2. Background and methodology -- 2.1 General information about Latvian -- 2.2 The climate of Latvia -- 2.3 Methodology -- 3. Latvian temperature adjectives: Relevant distinctions -- 4. The distribution of Latvian adjectives across temperature values -- 4.1 Warming temperature -- 4.2 Cooling temperature -- 4.3 Remdens: A neutral temperature term? -- 5. Basic temperature terms -- 7. Semantic shifts in the temperature domain -- 8. Conclusions -- References -- What's hot and what's not in English and Serbian -- 1. Introduction: Aims and scope of the paper -- 2. Temperature adjectives in English and Serbian: A global overview -- 2.1 Adjectival categorisation of the temperature domain -- 2.2 Syntactic contexts involving temperature-related states and properties -- 2.3 Semantic overview: Warming, cooling and intermediate temperature terms -- 2.4 English and Serbian temperature adjectives and the issue of basic temperature terms -- 3. Semantic extensions of English and Serbian temperature adjectives -- 3.1 Temperature-based metaphorical conceptualisation and semantic extensions of temperature terms -- 3.2 Emotions - kind and intensity: Hot, warm, cold -- lukewarm -- 3.3 People and emotional attitudes -- 3.3.1 Disposition: Warm vs Cold -- 3.3.2 Temper/composure: Hot vs. cool /SHladan -- 3.3.3 Arousing desire/interest: Hot vs. cold -- 3.4 Interpersonal relations and social interaction: Warm vs. cold -- 3.5 Intensity of interaction -- danger: Hot -- 3.6 Lack of energy: Lukewarm -- 3.7 Rationality/objectivity/emotional involvement: Cold -- 3.8 Proximity and distance in space/time: Hot, warm, cold -- 3.9 Across perception modalities: Warm, cold, hot -- 3.10 General positive evaluation: E cool -- hot -- 4. Summary and conclusions -- References -- In the warmth of the Ukrainian temperature domain -- 1. Background information -- 1.1 Language location and speakers.

1.2 Climatic conditions -- 1.3 A brief morphosyntactic overview of the Ukrainian language -- 1.4 Data collection and methodology -- 2. The temperature system in Ukrainian -- 2.1 Lexicalisation of temperature intensity -- 2.2 Centrality in the Ukrainian temperature domain -- 3. Sub-domains of temperature experience -- 3.1 Ambient temperature: Outdoors, indoors and with clothes -- 3.2 Touch temperature -- 3.3 Personal-feeling temperature vs. body temperature by touch -- 3.4 Asymmetries across the temperature sub-domains -- 4. Semantic extensions of temperature terms -- 4.1 Temperature terms across perceptual modalities -- 4.2 Temperature of emotions -- 4.3 Temperature extensions to action, time and location -- 4.4 Temperature as the target domain -- 5. Brief discussion -- 6. Conclusion -- References -- Asymmetries in Italian temperature terminology -- 1. Introduction -- 2. Italian temperature terms -- 2.1 Degrees on the temperature scale -- 2.2 Areas of the scale and types of lexemes -- 3. Domains of temperature -- 3.1 Tactile temperature is a quality of a referent -- 3.2 Ambient temperature is an uncontrolled state of affairs -- 3.3 Personal-feeling temperature is a thing possessed -- 4. A closer look at the intermediate field -- 4.1 Orientation -- 4.2 How hot are tiepido and fresco? -- 5. The origin of the Italian system of temperature terms -- 5.1 The Latin system -- 5.2 Did Latin have a neutral term? -- 5.3 The extremes -- 5.4 The hot and cold areas from Latin to Italian -- 5.5 The origin of fresco -- 6. Concrete, metaphorical and alternative meanings: Distribution in texts -- 7. The extremes -- 8. Conclusion -- References -- Temperature terms in Modern Greek* -- 1. Introduction -- 2. Background -- 2.1 Language location and climatic conditions -- 2.2 A morphosyntactic sketch of Modern Greek -- 2.3 Greek diglossia and structure of the vocabulary.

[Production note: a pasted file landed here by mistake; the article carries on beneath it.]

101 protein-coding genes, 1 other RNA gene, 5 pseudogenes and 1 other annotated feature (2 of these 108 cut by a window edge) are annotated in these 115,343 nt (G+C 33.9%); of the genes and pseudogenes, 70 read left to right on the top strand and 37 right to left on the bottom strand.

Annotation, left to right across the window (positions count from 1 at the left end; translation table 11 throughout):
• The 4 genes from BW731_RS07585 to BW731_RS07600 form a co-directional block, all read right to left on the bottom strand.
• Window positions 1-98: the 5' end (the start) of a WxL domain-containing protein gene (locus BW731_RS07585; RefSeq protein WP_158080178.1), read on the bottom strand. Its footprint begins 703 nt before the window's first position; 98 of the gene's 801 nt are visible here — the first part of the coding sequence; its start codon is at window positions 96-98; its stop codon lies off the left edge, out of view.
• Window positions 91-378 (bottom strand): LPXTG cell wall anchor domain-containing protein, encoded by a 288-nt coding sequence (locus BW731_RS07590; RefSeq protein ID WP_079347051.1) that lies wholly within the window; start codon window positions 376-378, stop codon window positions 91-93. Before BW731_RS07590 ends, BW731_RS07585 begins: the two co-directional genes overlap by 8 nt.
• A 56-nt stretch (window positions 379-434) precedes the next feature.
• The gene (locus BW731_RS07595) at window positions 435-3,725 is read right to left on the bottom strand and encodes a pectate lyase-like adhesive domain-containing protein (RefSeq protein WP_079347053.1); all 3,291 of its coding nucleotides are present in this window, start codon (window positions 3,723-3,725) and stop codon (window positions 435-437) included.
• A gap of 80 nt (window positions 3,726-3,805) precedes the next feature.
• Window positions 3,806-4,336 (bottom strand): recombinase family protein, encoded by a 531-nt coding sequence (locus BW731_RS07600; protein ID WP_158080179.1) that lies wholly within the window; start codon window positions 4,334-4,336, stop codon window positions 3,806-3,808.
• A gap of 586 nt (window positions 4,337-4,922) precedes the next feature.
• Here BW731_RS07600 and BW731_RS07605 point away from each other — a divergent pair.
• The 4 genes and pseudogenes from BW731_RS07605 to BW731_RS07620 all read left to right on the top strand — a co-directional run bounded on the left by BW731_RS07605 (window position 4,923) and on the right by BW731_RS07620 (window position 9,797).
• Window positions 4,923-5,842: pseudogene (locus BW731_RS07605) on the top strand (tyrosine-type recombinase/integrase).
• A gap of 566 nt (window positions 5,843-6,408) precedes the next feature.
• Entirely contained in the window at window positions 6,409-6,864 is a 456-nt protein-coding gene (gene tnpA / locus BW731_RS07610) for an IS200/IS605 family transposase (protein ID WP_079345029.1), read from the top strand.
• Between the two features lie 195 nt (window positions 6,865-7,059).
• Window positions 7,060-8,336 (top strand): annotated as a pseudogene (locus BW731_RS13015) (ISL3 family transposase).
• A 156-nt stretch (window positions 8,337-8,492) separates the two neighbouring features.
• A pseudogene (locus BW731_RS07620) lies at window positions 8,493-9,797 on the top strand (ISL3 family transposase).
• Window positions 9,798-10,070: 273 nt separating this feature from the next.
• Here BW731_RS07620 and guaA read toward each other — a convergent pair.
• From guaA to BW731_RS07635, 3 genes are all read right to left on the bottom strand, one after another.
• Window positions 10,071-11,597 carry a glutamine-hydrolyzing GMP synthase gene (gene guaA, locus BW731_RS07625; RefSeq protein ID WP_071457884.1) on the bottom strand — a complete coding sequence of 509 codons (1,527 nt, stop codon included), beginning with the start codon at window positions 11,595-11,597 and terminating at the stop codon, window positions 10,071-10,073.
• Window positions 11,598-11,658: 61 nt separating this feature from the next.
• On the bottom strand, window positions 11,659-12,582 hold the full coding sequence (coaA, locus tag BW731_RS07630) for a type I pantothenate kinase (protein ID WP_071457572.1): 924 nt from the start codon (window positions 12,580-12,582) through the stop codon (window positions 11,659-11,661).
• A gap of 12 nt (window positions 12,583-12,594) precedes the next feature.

3. Methodology.

The syntactic structures encountered in clauses containing temperature concepts tend to differ from the ones employed in standard intransitive clause types. These constructions are remarkable not only because of their unusual internal makeup, but also because of the great variety in syntactic patterns they exhibit. However, despite the considerable variety in the structure of temperature clauses, identical or near-identical temperature constructions recur in languages around the world with amazing regularity. The present study seeks to explore the reasons for the variety in the structure of temperature predications, as well as the reasons for the frequent recurrence of similar or identical construction types at the cross-linguistic level. The conclusion drawn from the available data is that both phenomena are due to cognitive principles, which allow varying construals of temperature events, but which, because of the universality of these principles, also limit the conceptualization of temperature events to a specific set of possible construals.

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Electronic reproduction. Ann Arbor, Michigan : ProQuest Ebook Central, 2019. Available via World Wide Web. Access may be limited to ProQuest Ebook Central affiliated libraries.